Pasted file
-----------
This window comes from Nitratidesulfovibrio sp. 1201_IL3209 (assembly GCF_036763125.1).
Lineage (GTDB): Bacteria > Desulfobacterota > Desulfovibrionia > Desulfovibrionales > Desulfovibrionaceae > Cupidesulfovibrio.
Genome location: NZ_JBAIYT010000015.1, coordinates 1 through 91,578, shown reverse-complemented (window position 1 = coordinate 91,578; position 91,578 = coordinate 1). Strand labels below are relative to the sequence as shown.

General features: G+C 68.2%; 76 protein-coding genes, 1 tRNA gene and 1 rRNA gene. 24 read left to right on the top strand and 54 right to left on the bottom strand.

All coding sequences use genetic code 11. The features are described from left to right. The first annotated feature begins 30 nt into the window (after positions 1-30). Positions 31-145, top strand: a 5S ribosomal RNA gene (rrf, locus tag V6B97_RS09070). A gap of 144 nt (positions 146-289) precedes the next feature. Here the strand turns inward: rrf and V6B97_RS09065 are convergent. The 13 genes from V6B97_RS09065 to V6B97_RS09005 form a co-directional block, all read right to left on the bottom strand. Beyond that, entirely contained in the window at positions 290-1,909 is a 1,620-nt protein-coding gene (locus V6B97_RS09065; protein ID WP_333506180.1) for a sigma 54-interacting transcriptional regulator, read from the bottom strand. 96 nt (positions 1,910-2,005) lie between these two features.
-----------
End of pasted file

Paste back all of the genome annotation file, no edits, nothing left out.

This window comes from Nitratidesulfovibrio sp. 1201_IL3209 (assembly GCF_036763125.1).
Lineage (GTDB): Bacteria > Desulfobacterota > Desulfovibrionia > Desulfovibrionales > Desulfovibrionaceae > Cupidesulfovibrio.
Genome location: NZ_JBAIYT010000015.1, coordinates 1 through 91,578, shown reverse-complemented (window position 1 = coordinate 91,578; position 91,578 = coordinate 1). Strand labels below are relative to the sequence as shown.

General features: G+C 68.2%; 76 protein-coding genes, 1 tRNA gene and 1 rRNA gene. 24 read left to right on the top strand and 54 right to left on the bottom strand.

All coding sequences use genetic code 11. The features are described from left to right. The first annotated feature begins 30 nt into the window (after positions 1-30). Positions 31-145, top strand: a 5S ribosomal RNA gene (rrf, locus tag V6B97_RS09070). A gap of 144 nt (positions 146-289) precedes the next feature. Here the strand turns inward: rrf and V6B97_RS09065 are convergent. The 13 genes from V6B97_RS09065 to V6B97_RS09005 form a co-directional block, all read right to left on the bottom strand. Beyond that, entirely contained in the window at positions 290-1,909 is a 1,620-nt protein-coding gene (locus V6B97_RS09065; protein ID WP_333506180.1) for a sigma 54-interacting transcriptional regulator, read from the bottom strand. 96 nt (positions 1,910-2,005) lie between these two features.